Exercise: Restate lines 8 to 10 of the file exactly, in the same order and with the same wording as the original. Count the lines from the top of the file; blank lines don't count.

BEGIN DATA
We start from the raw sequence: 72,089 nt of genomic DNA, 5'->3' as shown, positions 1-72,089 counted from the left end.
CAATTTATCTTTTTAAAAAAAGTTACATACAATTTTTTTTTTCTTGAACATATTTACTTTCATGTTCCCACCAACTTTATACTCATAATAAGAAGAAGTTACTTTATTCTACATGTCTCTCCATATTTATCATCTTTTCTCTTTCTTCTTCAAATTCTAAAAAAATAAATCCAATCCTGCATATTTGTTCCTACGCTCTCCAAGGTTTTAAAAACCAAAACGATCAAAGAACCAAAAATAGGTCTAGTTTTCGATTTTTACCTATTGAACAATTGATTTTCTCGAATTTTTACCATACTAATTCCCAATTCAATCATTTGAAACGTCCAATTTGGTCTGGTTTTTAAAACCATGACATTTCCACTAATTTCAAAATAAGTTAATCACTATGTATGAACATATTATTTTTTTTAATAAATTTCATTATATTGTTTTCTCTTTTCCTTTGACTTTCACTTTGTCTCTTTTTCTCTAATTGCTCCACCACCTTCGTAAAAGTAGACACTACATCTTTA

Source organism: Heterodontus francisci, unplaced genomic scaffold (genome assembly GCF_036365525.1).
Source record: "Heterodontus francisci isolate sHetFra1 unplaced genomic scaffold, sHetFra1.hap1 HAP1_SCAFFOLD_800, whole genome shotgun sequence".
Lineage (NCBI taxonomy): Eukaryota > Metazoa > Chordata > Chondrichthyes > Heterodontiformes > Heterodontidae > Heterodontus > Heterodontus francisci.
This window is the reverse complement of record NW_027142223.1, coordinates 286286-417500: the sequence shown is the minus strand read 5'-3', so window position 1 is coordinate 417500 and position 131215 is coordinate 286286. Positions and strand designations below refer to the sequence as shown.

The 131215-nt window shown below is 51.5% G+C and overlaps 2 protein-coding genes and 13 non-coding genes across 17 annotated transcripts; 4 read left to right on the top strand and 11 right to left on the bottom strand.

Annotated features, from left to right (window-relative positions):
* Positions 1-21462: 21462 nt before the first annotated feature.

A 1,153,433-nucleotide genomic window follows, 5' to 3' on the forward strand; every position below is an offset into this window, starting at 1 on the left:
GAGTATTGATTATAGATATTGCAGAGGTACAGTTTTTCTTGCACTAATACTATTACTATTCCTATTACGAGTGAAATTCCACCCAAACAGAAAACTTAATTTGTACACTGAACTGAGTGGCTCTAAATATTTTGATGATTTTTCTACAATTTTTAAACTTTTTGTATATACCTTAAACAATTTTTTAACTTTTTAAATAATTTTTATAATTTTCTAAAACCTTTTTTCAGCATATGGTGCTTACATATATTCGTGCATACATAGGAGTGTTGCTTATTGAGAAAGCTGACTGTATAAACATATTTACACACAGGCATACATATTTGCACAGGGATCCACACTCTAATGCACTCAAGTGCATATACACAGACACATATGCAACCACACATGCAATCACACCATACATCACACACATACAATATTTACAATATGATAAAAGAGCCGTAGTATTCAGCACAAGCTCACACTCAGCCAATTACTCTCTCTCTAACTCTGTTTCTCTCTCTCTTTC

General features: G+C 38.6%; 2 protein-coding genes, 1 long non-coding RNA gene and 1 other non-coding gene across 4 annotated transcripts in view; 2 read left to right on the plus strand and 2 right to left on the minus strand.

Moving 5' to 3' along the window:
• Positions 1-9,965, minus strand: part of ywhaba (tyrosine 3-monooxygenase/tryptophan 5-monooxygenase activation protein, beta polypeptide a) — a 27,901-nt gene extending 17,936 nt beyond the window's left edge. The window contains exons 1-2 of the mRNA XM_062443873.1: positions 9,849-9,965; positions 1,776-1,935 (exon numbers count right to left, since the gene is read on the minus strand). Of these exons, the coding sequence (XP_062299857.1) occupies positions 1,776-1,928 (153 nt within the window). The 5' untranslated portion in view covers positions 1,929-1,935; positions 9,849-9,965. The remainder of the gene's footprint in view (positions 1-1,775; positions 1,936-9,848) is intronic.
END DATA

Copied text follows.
Annotated features, from left to right (window-relative positions):
* Positions 1-21462: 21462 nt before the first annotated feature.

A 1,153,433-nucleotide genomic window follows, 5' to 3' on the forward strand; every position below is an offset into this window, starting at 1 on the left: